...and a link to her promo video:
|As you can see, I have reverted to using a tight lead line.|
Blessi is dermined to visit Vanessa.
She talked about getting the horse to work with you using feel and timing. Having attended a Buck" Brannam clinic, she talked about how we should be striving to work with our horse in horse agility by "feel." In a video I viewed recently, Tom Dorrance defined "feel and iming" as like balancing a broomstick on the tip of a finger--you need to move just enough to keep the stick balanced. If you move too fast the stick falls over, if you don't move fast enough the stick falls over. The feel itself is very delicate with almost no pressure. So our challenge during the obstacle training is to lead our horses through the obstacles by feel and body language with float in the lead line.
Vanessa emphasized that the horse dictates the rate of exposure to an item. She demonstrated how to introduce a horse to flag waved at the end of the stick. She waved the flag slowly from a distance. She then walked slowly towards the horse until she detected the horse seemed nervous and then walked away from the horse. She kept up this approach and retreat effort until she could wave the
flag gently under the horse's nose. And then Vanessa said that was enough for the day. The mare trusted that Vanessa would remove the object as soon as it became scary and this trust could be built on during another day.
She also chunks down the activity. So for instance, trailer loading is practiced in several stages on the ground first a) go through barrels that are gradually brought closer together, b) go up ramp, etc.
Horse agility is scored--just as in dog agility. One of the things that I loved about Vanessa's approach to evaluating results is that you are scored by both how well your horse does an activity and how well you set him up for success. All activities should be done with a loose lead line with float in it. Each
time that your tighten up the lead line, you lose a point. You can never strike your horse for any reason. If the horse does not want to go through the barrels, you can invite the horse through but you cannot drag it through or threaten it with the lead line to get it through.
For example one of the activities is to lead the horse through a serpentine of poles. The horse can step over and kick over the guiding poles and may get a 1 for the activity. However if the owner keeps coaching, keeps the lead line with float, etc., she may score a 5 out of 5 (full marks) for the event.
Vanessa also trains with safety in mind. As you start out in horse agility, you want the horse to do events calmly rather than through excitement. For example, when introducing your horse to the car wash (assuming your horse will approach
it willingly--otherwise you need to start with approach and retreat method), you start by asking your horse to stop in front of the car wash, you then step through the car wash and invite your horse to step through after you. This really helps if the horse tries to crowd you at gates or when exiting stalls, etc.
|Blessi is making me look good. See the loose lead line.|
The truth is that when Blessi sees a bridge-like object
he just crosses it for me no matter how badly I set him up
him work when he dived for grass. Vanessa demonstrated how to do this with attitude and body language--it was subtle but effective. (I have gotten so tired of instructors telling me to hit Blessi to get him to stop diving for grass.) Blessi immediately bought into Vanessa's view point. In fact he was fascinated with her. He kept following her movements and several times took steps towards her as she kept bring out new items to introduce how to work with them.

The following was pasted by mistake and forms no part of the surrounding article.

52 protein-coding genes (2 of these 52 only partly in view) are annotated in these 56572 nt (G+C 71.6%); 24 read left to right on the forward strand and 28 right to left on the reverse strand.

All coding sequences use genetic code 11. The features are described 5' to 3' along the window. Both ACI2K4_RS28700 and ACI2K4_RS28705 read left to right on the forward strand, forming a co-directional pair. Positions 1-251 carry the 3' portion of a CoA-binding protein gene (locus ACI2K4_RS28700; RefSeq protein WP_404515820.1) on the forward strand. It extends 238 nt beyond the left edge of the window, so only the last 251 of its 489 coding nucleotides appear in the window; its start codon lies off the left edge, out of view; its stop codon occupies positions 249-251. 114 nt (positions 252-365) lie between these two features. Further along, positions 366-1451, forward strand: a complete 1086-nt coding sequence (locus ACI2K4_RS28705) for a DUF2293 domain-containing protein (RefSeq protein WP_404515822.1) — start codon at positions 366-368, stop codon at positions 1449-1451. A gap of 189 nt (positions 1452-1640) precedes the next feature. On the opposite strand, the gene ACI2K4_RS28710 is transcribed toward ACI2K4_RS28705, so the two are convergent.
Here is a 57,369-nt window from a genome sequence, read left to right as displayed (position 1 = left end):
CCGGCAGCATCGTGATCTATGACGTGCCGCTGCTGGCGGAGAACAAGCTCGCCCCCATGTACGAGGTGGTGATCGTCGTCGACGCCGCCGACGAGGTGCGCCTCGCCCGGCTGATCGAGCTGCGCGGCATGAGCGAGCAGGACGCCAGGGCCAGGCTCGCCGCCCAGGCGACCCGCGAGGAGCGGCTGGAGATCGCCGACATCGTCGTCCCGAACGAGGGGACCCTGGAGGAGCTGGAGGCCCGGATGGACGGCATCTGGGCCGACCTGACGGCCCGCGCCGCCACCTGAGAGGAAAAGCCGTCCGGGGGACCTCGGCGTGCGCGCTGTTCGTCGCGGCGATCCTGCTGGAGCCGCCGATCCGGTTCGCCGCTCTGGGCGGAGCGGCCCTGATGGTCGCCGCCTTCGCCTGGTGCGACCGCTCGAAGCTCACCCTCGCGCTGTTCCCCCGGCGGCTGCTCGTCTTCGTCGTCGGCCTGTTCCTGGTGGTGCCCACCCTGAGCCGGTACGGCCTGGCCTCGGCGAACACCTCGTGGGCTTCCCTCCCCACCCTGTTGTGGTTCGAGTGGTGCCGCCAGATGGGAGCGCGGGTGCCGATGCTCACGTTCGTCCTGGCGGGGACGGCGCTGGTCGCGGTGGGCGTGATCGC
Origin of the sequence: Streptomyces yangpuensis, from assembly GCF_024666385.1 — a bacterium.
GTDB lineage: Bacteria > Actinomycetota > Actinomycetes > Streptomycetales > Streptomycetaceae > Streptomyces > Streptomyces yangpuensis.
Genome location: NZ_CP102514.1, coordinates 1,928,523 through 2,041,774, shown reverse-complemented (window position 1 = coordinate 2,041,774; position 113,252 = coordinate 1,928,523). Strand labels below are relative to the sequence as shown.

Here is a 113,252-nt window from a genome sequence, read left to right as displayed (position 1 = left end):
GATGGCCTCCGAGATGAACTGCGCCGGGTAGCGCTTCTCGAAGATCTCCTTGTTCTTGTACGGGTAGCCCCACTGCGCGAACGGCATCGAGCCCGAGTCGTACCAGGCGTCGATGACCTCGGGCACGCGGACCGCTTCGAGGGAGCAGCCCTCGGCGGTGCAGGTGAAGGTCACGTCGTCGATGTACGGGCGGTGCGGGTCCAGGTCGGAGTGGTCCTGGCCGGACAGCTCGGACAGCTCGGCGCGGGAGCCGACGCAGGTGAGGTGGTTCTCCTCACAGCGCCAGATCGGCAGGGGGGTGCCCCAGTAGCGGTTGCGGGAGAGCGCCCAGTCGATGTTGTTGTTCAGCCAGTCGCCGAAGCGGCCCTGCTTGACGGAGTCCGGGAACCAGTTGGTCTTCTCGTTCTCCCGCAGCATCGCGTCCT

I was either partly successful or partly unsuccessful in managing the grass diving depending on how you want to think about it. This continued to be a challenge--go through two barrels placed closely together--no problem!!! However lead Blessi through with loose lead line, have put his head down in a relaxed position, and then try to stop him from eating grass at the end of the tarp under the barrels--problem. I must also confess that I am inconsistent on handling the whole grass diving issue.
Another obstacle is to lead your horse through a square filled with empty, plastic, water bottles. Every time (except for the actual test) that I led Blessi through the square, he had to stop and investigate the bottles. He would pick up each bottle and shake it to see if it had treats in it. Some he even threw some out of the square.
|Blessi tries to fool me by keeping a low head while |
crossing the tarp--oh my is that grass!
Via the International Horse agility organization, you can compete in various categories by submitting a video of you and your horse trying pre-defined course with mostly equipment you can make at home. You get judged and compete with others at your level in many different countries. The champion in 2011 was an Exmoor pony stallion named Hawkwell Versuvius:
I have to say that this was a wonderful, fun clinic in which I learned a lot. The clinic was filled with great horse owners and lovely horses. Breeds ranged from other Icelandics to Arabs, minis, draft crosses, Welsh ponies, etc. Humans ranged in age from 8 to 50+ so it really is a sport that just about anybody and any horse can do.
I was challenged to refine how I work with Blessi. I really thought that I used a lot of float in the lead line when I worked with him on the ground. What I discovered with feedback from the clinic is that I work that way when events go well, but when I am confused or tensed up or Blessi misinterprets what I am doing, I tighten up that lead line as a default method. As Vanessa says, I need to trust my horse, trust Blessi and he will work with me.